Consider, for example, a customer seeking to change their address who gets bogged down in the IVR system; this is a really easy interaction for a BPO agent with access to the company’s system to handle.

If your company has international operations, your strategy gets a bit more complex. This is an area in which a BPO can offer a lot of value, for example by supporting Polish, Mandarin, or any of the languages spoken in India. With large BPOs employing upwards of 100,000 agents, there is a wider variety of skillsets to pull from.

Ask yourself: How will you create BPO demand?

Working with a BPO often requires contact centers to provide a “requirement” to them, either in the form of calls and average handle time (AHT) or productive hours.

These requirements can be calculated using a fixed portion of your total contacts (e.g., 30% of your volume handled by your BPO) or derived from intervals in which you do not have enough internal staffing to meet client demand.

In either case, it is normally the responsibility of your internal resource planning team to provide the BPO with requirements on a regular basis.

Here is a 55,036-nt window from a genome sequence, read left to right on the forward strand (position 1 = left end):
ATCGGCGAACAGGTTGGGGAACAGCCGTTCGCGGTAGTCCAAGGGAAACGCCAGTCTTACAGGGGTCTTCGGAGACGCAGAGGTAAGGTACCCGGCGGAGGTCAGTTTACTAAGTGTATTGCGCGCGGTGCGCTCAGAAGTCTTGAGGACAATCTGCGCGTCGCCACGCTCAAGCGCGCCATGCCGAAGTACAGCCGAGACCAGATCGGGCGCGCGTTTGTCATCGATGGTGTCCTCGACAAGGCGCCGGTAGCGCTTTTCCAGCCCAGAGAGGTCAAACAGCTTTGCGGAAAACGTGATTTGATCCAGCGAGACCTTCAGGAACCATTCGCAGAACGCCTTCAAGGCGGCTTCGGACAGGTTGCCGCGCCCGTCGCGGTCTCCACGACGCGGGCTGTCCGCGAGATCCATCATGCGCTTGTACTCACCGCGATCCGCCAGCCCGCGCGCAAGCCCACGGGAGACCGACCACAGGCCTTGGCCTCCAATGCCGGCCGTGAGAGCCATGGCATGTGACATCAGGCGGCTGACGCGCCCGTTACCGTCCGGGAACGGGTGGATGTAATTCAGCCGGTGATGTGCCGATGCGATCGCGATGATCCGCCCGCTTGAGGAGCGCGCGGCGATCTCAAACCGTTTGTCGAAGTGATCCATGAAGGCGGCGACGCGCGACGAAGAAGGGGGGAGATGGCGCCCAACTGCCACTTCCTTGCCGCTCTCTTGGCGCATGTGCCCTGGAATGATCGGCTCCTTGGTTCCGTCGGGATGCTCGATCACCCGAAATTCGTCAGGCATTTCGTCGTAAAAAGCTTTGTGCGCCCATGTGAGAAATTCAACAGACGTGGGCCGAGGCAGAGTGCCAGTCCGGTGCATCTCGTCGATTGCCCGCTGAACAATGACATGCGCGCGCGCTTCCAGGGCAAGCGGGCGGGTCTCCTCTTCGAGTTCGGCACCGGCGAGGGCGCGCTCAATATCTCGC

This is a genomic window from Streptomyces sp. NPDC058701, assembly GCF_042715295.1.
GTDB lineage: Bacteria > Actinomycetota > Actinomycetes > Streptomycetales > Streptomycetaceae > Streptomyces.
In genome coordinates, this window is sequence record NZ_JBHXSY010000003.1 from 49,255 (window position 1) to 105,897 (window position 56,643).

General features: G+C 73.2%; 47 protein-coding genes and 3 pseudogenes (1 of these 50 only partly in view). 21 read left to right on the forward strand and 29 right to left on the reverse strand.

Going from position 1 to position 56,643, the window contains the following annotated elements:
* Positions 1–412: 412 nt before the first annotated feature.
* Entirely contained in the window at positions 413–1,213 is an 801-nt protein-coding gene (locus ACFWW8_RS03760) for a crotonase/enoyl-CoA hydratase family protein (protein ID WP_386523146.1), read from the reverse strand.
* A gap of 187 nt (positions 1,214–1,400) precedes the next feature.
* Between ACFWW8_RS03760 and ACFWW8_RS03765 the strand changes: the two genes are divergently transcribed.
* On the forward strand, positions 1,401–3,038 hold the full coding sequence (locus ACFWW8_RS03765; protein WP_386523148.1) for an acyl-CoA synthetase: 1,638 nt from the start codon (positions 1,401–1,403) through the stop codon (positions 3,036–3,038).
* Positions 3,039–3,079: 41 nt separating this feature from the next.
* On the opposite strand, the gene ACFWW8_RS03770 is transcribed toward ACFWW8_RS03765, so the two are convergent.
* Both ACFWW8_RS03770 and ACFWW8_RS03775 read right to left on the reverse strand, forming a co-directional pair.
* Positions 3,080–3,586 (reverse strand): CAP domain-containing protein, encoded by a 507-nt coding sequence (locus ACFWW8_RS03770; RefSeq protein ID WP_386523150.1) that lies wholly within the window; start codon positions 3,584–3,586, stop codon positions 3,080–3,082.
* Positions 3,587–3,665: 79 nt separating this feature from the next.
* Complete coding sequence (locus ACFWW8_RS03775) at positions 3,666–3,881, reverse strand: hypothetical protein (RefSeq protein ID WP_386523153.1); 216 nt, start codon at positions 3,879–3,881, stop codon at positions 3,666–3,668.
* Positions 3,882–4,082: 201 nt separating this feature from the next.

But the process of determining these requirements can be complex, and it can’t always be done from within your WFM solution due to system limitations. This is not only time-consuming but also causes the forecasting process to become segmented from the internal methods that utilize WFM.

There are a few common ways to create BPO demand.

  • Calls and AHT. One of the more traditional methods of planning for a BPO is to use a forecast and AHT model, and this is normally associated with contracts that are paid on an interaction basis and combined with service-level agreement (SLA) targets.